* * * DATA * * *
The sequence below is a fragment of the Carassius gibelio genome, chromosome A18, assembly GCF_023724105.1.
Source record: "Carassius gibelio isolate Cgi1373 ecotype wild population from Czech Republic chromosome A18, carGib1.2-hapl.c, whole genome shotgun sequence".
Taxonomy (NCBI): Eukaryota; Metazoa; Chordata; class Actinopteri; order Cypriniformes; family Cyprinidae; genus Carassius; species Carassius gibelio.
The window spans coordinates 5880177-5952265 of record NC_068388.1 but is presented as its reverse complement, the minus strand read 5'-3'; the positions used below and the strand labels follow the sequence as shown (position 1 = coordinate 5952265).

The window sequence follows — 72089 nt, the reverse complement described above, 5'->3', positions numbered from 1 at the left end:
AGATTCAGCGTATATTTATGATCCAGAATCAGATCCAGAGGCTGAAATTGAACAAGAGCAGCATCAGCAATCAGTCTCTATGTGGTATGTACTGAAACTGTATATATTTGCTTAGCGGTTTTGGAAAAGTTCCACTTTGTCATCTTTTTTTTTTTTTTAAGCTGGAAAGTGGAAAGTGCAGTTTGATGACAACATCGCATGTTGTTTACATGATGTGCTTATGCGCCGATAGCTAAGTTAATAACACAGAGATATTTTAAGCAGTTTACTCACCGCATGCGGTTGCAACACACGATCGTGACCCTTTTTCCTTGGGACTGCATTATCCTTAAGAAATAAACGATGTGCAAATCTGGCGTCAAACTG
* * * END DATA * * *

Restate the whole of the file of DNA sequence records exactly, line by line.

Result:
The sequence below is a fragment of the Carassius gibelio genome, chromosome A18, assembly GCF_023724105.1.
Source record: "Carassius gibelio isolate Cgi1373 ecotype wild population from Czech Republic chromosome A18, carGib1.2-hapl.c, whole genome shotgun sequence".
Taxonomy (NCBI): Eukaryota; Metazoa; Chordata; class Actinopteri; order Cypriniformes; family Cyprinidae; genus Carassius; species Carassius gibelio.
The window spans coordinates 5880177-5952265 of record NC_068388.1 but is presented as its reverse complement, the minus strand read 5'-3'; the positions used below and the strand labels follow the sequence as shown (position 1 = coordinate 5952265).

The window sequence follows — 72089 nt, the reverse complement described above, 5'->3', positions numbered from 1 at the left end:
AGATTCAGCGTATATTTATGATCCAGAATCAGATCCAGAGGCTGAAATTGAACAAGAGCAGCATCAGCAATCAGTCTCTATGTGGTATGTACTGAAACTGTATATATTTGCTTAGCGGTTTTGGAAAAGTTCCACTTTGTCATCTTTTTTTTTTTTTTAAGCTGGAAAGTGGAAAGTGCAGTTTGATGACAACATCGCATGTTGTTTACATGATGTGCTTATGCGCCGATAGCTAAGTTAATAACACAGAGATATTTTAAGCAGTTTACTCACCGCATGCGGTTGCAACACACGATCGTGACCCTTTTTCCTTGGGACTGCATTATCCTTAAGAAATAAACGATGTGCAAATCTGGCGTCAAACTG